Runtime: 1 hr 50 min
MPAA Rating: NR
Director: Michelangelo Antonioni
Starring: Mark Frechette, Daria Halprin
The director captures everyimage here with breathtaking clarity.
Review by: TomElce
Added: 7 years ago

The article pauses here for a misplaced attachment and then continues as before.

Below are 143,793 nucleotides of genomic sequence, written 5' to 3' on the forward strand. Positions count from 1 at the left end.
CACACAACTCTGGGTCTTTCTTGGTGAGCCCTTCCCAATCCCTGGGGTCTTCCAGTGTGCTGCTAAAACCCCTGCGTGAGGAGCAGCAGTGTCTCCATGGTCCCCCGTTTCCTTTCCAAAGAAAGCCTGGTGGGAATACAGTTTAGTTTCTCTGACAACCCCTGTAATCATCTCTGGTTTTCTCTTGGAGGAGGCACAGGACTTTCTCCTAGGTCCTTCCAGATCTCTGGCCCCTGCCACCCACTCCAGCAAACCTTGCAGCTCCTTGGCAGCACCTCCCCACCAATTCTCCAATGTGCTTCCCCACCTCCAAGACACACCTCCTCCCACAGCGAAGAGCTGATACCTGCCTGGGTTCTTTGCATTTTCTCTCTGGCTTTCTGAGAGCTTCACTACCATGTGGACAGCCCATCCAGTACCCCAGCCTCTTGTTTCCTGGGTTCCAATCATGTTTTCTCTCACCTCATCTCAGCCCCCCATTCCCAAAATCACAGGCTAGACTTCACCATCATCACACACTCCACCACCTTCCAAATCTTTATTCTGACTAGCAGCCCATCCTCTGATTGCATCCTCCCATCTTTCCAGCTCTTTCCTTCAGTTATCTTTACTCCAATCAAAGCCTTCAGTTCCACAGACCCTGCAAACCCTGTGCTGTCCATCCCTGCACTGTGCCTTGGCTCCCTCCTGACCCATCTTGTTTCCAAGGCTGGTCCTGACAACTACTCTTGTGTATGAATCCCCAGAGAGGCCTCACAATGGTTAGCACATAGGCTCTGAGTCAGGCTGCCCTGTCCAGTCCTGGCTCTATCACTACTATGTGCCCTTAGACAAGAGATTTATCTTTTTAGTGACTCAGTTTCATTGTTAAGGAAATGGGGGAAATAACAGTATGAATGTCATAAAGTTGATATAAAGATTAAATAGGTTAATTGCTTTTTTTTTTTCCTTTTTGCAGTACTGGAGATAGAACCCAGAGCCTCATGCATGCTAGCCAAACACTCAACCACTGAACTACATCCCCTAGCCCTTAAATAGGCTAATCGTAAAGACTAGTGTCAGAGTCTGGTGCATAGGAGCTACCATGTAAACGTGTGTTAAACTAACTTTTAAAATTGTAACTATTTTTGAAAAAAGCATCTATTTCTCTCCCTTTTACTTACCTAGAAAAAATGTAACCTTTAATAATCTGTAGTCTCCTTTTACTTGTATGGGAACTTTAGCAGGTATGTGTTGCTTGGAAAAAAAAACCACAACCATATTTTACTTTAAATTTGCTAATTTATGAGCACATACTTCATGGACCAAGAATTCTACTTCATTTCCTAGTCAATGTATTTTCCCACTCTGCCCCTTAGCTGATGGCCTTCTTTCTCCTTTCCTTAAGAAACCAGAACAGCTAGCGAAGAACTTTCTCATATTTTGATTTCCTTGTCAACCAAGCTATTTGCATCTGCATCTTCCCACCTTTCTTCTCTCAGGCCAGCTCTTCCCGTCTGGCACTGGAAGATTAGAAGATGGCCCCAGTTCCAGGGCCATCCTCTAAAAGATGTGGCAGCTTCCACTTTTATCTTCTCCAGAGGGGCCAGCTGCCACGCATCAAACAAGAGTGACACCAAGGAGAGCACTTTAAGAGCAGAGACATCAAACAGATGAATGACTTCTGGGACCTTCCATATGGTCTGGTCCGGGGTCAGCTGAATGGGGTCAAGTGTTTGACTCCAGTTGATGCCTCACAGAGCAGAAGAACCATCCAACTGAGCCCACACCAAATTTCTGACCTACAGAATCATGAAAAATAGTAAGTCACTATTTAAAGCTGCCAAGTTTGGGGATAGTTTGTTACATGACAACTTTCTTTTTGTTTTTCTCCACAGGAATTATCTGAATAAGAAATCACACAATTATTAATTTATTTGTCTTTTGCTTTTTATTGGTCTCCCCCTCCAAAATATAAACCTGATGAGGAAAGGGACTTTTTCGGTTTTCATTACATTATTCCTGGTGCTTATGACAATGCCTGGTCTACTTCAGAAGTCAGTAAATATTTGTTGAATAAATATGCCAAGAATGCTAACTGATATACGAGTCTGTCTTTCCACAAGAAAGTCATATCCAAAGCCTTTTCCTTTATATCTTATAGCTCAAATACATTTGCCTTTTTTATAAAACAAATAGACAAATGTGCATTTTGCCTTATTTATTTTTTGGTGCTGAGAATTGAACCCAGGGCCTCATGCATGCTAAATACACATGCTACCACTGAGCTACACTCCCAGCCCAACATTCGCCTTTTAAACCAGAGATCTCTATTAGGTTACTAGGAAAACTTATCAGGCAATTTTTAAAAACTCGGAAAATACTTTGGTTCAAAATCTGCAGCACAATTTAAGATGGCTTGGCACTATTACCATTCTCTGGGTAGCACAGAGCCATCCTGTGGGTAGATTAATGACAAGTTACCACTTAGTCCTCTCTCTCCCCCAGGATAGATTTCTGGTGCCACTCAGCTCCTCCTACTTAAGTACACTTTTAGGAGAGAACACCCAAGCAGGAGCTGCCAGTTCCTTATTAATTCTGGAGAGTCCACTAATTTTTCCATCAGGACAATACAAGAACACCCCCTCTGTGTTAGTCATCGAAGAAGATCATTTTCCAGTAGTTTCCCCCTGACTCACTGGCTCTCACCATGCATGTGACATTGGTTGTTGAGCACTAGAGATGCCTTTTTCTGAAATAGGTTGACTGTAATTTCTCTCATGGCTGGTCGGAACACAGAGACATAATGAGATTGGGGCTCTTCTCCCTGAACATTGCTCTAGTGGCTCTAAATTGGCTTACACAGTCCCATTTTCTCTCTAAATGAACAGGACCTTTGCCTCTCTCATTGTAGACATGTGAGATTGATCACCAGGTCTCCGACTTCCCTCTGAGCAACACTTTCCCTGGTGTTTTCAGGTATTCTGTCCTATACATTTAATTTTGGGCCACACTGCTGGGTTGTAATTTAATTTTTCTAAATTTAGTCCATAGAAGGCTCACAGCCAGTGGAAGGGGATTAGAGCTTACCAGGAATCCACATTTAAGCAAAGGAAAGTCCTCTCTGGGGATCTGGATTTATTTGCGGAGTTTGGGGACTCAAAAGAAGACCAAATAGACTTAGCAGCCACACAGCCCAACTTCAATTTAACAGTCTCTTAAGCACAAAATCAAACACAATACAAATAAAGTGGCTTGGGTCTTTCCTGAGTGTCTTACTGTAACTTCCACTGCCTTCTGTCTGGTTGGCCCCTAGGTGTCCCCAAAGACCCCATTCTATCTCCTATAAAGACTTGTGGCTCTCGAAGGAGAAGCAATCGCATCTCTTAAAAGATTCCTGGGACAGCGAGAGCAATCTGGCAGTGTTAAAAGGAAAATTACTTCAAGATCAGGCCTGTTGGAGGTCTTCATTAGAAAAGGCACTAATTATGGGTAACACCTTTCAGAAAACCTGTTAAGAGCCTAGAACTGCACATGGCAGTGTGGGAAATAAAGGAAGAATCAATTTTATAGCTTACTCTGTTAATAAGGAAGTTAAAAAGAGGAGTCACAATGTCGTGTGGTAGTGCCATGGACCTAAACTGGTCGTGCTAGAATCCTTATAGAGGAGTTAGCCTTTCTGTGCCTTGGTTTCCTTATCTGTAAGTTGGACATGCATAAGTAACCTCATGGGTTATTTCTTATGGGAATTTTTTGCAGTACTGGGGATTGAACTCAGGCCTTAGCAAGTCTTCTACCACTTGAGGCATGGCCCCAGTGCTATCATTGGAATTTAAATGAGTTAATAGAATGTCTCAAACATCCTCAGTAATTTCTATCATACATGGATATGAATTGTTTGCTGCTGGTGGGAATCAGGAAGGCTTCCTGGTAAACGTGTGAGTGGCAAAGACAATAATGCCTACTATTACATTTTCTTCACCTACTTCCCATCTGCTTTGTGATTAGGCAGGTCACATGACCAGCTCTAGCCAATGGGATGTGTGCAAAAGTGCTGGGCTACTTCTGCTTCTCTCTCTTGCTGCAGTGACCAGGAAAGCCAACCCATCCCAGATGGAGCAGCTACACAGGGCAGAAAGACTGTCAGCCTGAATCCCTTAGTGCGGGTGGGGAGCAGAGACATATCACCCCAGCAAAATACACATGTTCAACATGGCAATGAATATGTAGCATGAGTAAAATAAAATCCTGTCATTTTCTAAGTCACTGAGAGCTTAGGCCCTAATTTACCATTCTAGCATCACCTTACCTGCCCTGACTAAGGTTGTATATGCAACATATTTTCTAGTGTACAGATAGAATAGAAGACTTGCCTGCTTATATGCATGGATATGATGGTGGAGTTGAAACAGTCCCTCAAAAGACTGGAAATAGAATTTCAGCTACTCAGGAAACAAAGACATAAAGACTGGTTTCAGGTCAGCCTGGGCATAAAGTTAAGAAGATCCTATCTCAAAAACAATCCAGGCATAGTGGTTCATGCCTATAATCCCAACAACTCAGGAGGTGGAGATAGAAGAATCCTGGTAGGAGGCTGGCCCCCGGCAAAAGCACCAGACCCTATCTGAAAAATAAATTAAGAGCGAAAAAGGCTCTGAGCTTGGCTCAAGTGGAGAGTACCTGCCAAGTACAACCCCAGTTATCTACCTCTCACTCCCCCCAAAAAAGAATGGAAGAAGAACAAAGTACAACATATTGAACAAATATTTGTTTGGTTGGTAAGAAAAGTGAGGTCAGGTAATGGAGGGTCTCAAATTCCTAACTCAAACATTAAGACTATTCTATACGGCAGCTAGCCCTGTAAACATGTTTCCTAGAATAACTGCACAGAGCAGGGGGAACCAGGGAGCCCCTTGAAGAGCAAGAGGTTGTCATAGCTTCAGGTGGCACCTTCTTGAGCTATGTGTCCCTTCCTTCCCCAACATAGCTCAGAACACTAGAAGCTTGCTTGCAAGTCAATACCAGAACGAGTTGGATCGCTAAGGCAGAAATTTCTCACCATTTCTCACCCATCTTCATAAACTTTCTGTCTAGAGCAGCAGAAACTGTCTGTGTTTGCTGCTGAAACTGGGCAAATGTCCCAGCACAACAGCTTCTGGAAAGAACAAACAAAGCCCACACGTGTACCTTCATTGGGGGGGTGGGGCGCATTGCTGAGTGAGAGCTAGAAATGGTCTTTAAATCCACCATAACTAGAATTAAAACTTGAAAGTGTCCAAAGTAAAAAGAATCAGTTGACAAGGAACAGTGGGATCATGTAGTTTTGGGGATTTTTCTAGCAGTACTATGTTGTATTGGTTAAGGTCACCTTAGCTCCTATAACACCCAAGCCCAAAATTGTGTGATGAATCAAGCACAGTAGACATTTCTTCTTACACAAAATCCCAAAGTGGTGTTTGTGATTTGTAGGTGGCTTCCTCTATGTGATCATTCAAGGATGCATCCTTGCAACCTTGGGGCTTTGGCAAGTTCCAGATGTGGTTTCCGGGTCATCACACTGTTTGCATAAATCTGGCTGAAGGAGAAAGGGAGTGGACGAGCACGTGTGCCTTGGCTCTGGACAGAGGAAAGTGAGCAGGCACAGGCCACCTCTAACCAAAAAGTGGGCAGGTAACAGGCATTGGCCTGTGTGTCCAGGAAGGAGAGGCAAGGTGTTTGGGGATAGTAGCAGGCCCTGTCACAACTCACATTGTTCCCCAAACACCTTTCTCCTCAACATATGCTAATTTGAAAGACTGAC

It's a great motion picture that becomes a cultural artifact and Michelangelo Antonioni's Zabriskie Point is just that. A heartfelt epic detailing the closing years of the '60s in America's changing political landscape, Zabriskie Point arrived too soon for its prospective audience to fully appreciate it and the engaging commentary it made on that iconic decade of United States history. Thirty-nine years later, the cinematic significance of Antonioni's masterpiece is as crystal clear as Peter Watkins' oft-overlooked Punishment Park. Observing the political and social turmoil of the time are young protagonists Mark (Mark Frechette) and Daria (Daria Halprin), the former a dropout and suspect in the shooting of a cop at a student riot, the latter an anthropology student. Their convergence occurs in the shape of an iconic Death Valley sex scene, one of several examples of director Antonioni's filmmaking skill. The director captures every single image here with breathtaking clarity, turning in an aesthetized examination of a doomed-to-failure, youth-led counterculture wherein images as seemingly inoccuous as those of billboards stick in the head. A fine sequence involving a small plane repeatedly swooping inches over a car is one of Zabriskie Point's great "can't look away" moments. Great films pass the test of time, but masterworks improve all the more over it -- the terrifically perceptive and audaciously unconventional Zabriskie Point is one such achievement.